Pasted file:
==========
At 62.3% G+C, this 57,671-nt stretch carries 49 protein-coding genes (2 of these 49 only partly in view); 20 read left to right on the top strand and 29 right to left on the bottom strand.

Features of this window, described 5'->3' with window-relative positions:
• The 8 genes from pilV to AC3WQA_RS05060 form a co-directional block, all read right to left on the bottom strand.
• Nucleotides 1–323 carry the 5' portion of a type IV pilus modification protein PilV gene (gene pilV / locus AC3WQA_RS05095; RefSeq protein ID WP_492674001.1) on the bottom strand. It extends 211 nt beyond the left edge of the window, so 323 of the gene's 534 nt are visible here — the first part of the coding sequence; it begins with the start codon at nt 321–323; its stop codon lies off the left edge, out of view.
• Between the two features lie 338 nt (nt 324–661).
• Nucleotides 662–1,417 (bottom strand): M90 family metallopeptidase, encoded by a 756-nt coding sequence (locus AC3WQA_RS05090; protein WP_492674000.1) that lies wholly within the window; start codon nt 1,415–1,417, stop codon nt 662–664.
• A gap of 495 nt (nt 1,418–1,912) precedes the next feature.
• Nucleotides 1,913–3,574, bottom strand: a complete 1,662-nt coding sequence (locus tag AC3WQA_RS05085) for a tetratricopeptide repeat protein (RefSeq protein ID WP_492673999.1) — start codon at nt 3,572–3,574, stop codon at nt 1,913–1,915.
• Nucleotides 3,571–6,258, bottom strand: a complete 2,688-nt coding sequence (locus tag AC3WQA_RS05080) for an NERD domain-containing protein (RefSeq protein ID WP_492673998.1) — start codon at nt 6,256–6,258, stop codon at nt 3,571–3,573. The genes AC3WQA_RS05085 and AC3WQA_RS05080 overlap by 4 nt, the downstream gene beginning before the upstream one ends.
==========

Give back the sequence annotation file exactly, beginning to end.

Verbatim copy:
At 62.3% G+C, this 57,671-nt stretch carries 49 protein-coding genes (2 of these 49 only partly in view); 20 read left to right on the top strand and 29 right to left on the bottom strand.

Features of this window, described 5'->3' with window-relative positions:
• The 8 genes from pilV to AC3WQA_RS05060 form a co-directional block, all read right to left on the bottom strand.
• Nucleotides 1–323 carry the 5' portion of a type IV pilus modification protein PilV gene (gene pilV / locus AC3WQA_RS05095; RefSeq protein ID WP_492674001.1) on the bottom strand. It extends 211 nt beyond the left edge of the window, so 323 of the gene's 534 nt are visible here — the first part of the coding sequence; it begins with the start codon at nt 321–323; its stop codon lies off the left edge, out of view.
• Between the two features lie 338 nt (nt 324–661).
• Nucleotides 662–1,417 (bottom strand): M90 family metallopeptidase, encoded by a 756-nt coding sequence (locus AC3WQA_RS05090; protein WP_492674000.1) that lies wholly within the window; start codon nt 1,415–1,417, stop codon nt 662–664.
• A gap of 495 nt (nt 1,418–1,912) precedes the next feature.
• Nucleotides 1,913–3,574, bottom strand: a complete 1,662-nt coding sequence (locus tag AC3WQA_RS05085) for a tetratricopeptide repeat protein (RefSeq protein ID WP_492673999.1) — start codon at nt 3,572–3,574, stop codon at nt 1,913–1,915.
• Nucleotides 3,571–6,258, bottom strand: a complete 2,688-nt coding sequence (locus tag AC3WQA_RS05080) for an NERD domain-containing protein (RefSeq protein ID WP_492673998.1) — start codon at nt 6,256–6,258, stop codon at nt 3,571–3,573. The genes AC3WQA_RS05085 and AC3WQA_RS05080 overlap by 4 nt, the downstream gene beginning before the upstream one ends.